We do not expect anything musically of this orchestra. As far as we are aware of, elephants do not have any musical talents, so there must be a lot of high-tech manipulating involved in this recording. Nevertheless, if you do not like to support the Thai elephant in a different way, buy the CD. It is to appear any moment now.


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Thai Classical Dance as exercise

Posted by hasekamp on 22 December 2000 at 16:49 PM
A new kind of exercise has been proposed and introduced by the Department of Health, the Fine Arts Department and the Department of Physical Education. It is based on Thai Classical Dance. Officials believe that people will like this exercise, that at the same time gives them a part of their Cultural background and a better physical condition. The primary aim of the project is to improve public health. As everywhere, in Thailand people are not having as much exercise as they should, due to -among other factors- the use of machines where human force was used in the past. Hence the concern of the authorities. Video tapes that explain the new type of exercise have been sent to all parts of the country.
We find this an interesting way of combining exercise and preserving the cultural heritage. In many countries cultural heritage is neglected or even lost, because nobody finds time to study it. So why not do so while exercising?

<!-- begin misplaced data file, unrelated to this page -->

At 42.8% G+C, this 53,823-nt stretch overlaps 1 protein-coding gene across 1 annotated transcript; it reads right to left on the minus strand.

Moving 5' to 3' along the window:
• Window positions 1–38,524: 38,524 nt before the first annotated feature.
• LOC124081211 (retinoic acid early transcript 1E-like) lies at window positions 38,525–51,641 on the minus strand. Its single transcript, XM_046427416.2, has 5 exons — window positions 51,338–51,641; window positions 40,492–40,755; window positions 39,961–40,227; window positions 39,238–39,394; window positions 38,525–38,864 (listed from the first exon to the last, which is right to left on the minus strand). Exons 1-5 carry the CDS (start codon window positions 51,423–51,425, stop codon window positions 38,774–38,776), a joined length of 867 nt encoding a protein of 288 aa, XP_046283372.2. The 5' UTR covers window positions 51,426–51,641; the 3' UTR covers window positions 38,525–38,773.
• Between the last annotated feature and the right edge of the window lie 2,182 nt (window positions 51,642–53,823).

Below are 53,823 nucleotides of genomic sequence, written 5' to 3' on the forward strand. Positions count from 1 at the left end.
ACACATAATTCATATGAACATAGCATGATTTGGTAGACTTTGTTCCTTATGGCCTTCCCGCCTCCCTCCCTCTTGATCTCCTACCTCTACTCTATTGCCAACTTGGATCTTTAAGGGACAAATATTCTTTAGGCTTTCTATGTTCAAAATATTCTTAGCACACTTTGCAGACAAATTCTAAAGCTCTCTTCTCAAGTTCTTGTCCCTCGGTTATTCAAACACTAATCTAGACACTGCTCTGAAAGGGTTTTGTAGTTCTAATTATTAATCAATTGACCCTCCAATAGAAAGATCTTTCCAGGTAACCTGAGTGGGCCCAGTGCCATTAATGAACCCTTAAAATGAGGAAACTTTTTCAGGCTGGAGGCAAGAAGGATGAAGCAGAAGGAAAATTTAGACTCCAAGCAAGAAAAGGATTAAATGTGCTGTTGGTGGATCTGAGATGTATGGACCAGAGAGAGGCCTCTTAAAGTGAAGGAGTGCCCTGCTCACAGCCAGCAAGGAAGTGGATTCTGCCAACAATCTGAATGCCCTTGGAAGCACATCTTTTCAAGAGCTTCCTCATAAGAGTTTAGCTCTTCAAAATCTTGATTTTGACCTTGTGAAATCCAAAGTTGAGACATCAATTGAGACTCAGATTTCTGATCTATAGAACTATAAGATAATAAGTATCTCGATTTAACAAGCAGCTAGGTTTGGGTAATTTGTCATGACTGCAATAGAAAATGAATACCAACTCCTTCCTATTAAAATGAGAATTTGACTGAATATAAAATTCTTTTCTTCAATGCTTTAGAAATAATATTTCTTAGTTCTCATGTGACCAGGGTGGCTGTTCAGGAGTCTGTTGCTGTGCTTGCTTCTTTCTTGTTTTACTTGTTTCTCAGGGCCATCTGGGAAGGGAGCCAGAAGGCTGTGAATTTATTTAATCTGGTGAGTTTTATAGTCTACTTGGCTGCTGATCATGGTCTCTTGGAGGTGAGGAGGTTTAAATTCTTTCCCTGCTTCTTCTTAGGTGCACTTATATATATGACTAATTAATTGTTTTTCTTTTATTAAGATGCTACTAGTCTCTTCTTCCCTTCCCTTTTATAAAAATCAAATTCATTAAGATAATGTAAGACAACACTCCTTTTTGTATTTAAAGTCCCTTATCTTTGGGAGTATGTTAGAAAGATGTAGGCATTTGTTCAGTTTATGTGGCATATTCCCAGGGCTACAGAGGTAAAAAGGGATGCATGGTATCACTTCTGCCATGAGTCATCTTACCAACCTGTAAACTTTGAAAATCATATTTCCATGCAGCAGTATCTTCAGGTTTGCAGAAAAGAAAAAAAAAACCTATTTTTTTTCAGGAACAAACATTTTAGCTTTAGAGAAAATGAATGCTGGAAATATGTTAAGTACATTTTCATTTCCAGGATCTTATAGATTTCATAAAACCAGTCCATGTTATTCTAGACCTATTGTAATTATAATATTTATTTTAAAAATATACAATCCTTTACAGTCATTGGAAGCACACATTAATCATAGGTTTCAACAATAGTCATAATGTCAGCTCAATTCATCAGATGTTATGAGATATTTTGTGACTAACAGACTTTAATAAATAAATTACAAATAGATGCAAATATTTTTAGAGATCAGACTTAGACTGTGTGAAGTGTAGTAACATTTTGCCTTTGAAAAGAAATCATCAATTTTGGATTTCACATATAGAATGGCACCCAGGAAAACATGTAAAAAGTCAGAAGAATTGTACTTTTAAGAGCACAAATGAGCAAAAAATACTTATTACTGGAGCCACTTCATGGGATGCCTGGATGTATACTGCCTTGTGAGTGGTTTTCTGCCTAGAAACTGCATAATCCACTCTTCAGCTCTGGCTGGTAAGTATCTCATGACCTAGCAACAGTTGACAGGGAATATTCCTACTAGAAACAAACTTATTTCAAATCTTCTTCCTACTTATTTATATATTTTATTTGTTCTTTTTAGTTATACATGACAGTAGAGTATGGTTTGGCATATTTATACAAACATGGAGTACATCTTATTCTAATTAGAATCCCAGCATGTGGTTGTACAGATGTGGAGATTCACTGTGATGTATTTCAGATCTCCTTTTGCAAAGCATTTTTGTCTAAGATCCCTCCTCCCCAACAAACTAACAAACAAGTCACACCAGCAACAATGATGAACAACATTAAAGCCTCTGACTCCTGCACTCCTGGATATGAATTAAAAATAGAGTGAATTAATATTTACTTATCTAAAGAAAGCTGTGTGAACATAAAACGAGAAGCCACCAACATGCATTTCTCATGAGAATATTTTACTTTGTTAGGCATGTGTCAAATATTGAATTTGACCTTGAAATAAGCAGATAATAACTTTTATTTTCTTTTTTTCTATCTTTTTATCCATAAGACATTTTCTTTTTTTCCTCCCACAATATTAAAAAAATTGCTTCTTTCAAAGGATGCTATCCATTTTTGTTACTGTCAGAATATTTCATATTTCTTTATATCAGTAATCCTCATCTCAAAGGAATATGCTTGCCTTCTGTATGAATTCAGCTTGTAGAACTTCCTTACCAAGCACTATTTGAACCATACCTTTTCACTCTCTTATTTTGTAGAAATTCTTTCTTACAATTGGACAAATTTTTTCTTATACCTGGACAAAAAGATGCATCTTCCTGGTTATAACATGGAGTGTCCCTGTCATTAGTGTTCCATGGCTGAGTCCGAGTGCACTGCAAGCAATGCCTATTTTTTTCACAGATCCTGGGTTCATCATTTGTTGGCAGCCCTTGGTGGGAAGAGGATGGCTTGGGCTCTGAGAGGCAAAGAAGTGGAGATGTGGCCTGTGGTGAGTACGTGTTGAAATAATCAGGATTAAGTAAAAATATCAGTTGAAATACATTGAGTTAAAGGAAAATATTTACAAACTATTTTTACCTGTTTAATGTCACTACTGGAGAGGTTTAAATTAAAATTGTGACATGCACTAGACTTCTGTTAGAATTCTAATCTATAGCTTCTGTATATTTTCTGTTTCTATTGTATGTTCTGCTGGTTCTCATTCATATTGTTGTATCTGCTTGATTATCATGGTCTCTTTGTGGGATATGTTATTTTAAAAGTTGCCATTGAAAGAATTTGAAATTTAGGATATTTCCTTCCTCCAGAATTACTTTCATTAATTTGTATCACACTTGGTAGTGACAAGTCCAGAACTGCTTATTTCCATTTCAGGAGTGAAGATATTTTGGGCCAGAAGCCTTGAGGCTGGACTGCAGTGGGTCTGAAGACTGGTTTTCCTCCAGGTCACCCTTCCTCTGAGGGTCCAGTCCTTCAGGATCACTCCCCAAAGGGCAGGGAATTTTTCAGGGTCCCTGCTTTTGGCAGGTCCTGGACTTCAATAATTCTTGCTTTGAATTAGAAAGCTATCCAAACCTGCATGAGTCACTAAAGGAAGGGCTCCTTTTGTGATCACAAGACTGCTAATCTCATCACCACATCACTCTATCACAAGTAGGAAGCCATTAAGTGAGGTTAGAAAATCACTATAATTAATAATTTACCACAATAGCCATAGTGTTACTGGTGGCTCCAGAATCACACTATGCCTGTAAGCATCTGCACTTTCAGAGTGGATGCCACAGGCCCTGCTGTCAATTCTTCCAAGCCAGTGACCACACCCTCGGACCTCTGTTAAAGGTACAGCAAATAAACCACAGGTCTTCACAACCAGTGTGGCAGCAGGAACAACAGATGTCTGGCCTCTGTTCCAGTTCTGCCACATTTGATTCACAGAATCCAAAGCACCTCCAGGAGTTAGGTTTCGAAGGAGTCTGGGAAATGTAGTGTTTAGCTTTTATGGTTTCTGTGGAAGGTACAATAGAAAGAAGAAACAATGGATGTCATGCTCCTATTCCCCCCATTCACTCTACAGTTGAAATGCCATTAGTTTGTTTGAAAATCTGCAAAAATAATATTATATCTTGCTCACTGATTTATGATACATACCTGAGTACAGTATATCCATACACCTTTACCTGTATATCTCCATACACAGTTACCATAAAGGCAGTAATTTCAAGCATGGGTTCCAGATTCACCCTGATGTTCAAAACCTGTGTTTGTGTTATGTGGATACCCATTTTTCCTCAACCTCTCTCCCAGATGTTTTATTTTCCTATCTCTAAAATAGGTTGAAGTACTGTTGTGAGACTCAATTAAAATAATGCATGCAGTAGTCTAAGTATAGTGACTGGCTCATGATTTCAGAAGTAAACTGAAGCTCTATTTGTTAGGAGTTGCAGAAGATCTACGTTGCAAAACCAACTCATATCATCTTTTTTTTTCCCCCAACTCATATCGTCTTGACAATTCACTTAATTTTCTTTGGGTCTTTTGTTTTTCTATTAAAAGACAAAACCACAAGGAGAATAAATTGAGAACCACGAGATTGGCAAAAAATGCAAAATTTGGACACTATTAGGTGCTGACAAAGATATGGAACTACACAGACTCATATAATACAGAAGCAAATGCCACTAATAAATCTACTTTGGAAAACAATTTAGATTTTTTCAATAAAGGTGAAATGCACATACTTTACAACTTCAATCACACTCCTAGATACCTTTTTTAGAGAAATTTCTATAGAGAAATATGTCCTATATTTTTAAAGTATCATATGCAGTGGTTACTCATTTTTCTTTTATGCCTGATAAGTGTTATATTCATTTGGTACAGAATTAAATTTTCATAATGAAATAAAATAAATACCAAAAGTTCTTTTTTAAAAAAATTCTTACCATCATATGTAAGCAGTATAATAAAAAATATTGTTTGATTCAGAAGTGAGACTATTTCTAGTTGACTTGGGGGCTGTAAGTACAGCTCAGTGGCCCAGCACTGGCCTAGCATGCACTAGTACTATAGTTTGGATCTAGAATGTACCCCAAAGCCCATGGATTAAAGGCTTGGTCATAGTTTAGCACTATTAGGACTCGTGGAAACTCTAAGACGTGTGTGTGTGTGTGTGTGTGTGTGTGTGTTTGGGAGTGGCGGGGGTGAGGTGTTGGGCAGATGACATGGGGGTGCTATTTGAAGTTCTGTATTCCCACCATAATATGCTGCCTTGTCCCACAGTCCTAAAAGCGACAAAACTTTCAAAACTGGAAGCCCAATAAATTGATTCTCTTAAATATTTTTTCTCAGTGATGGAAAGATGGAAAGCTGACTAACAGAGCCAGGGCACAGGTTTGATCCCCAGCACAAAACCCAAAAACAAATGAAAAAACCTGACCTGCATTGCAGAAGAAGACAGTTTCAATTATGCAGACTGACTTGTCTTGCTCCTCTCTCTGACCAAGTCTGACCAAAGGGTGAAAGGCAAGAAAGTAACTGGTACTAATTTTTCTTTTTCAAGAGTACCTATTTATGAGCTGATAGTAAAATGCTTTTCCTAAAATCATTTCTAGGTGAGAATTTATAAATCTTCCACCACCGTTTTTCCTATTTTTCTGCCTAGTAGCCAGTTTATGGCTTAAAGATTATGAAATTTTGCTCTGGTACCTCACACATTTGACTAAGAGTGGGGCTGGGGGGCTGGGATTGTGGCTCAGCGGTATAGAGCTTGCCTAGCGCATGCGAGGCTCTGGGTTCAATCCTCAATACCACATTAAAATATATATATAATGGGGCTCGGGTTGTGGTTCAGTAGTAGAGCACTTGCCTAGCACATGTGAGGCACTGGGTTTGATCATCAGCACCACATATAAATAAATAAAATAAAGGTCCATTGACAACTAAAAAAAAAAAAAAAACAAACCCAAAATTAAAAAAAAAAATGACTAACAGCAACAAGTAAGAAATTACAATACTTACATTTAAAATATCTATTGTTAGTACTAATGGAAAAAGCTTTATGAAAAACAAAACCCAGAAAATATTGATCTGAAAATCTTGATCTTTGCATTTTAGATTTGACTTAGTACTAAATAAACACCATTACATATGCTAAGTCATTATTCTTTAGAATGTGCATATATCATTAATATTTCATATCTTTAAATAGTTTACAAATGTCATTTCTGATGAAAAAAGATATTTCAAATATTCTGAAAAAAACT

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Time bomb for Mr Thaksin

Posted by hasekamp on 22 December 2000 at 16:48 PM
The subcommittee of the NCCC (National Counter Corruption Commission) has decided, after its investigation, that Mr Thaksin Shinawatra (who wants to become Thailand’s next Prime Minister and is tipped as such by the polls) has violated the Constitution by intentionally concealing his wealth. As reported earlier, Mr Thaksin has transferred billions of Bahts in shares to his relatives and servants. His case was investigated because he has been a cabinet minister in 1997 and should have stated all his assets correctly on leaving this office, There were doubts if he had done so correctly, and therefore his case was investigated. He had to explain why he transferred so much of his wealth, and in the opinion of the subcommittee did not succeed in doing so.
The subcommittee found that Mr Thaksin benefited personally from these transfers and it also found Mr Thaksin guilty of stock market violations.
The case will now go to the plenary meeting of the NCCC, and there it will have to be decided if the NCCC follows its subcommittee or not.
Should the NCCC indeed follow its subcommittee, then a time bomb has been placed under Mr Thaksin’s chair. If the opinion of the NCCC is held up by the Constitutional Court, then Mr Thaksin will be forbidden to hold any public office for five years. It is widely believed that Mr Thaksin will appeal against any unfavorable decision by the NCCC, and it is also widely believed that the Constitutional Court will not be able to give its verdict before the elections on 6 January 2001.